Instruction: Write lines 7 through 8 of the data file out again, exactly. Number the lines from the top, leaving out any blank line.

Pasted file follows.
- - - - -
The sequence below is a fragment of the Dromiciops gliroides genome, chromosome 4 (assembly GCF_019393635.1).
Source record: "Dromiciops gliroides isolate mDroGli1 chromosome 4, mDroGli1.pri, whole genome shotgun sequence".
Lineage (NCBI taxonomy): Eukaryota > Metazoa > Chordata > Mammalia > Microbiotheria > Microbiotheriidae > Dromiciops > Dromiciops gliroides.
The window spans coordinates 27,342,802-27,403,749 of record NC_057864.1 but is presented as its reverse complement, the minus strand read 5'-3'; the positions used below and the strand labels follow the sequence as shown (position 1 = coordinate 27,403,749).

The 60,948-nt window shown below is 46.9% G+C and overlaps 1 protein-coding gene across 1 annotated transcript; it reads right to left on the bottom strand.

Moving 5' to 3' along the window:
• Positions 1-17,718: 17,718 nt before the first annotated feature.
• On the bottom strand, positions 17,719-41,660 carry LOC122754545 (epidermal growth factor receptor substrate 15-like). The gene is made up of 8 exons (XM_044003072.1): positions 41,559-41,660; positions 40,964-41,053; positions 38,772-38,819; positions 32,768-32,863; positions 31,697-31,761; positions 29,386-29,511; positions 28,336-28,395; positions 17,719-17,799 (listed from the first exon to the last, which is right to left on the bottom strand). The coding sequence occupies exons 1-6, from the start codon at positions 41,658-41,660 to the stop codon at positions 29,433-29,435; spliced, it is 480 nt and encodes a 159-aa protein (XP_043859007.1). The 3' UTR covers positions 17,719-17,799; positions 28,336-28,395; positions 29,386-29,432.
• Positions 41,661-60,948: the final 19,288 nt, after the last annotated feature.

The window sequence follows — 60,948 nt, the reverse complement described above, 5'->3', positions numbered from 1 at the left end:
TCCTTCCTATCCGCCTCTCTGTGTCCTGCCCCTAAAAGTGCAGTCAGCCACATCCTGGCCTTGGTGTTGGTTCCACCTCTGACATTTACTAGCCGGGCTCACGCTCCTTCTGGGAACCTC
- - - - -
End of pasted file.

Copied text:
• Positions 1-17,718: 17,718 nt before the first annotated feature.
• On the bottom strand, positions 17,719-41,660 carry LOC122754545 (epidermal growth factor receptor substrate 15-like). The gene is made up of 8 exons (XM_044003072.1): positions 41,559-41,660; positions 40,964-41,053; positions 38,772-38,819; positions 32,768-32,863; positions 31,697-31,761; positions 29,386-29,511; positions 28,336-28,395; positions 17,719-17,799 (listed from the first exon to the last, which is right to left on the bottom strand). The coding sequence occupies exons 1-6, from the start codon at positions 41,658-41,660 to the stop codon at positions 29,433-29,435; spliced, it is 480 nt and encodes a 159-aa protein (XP_043859007.1). The 3' UTR covers positions 17,719-17,799; positions 28,336-28,395; positions 29,386-29,432.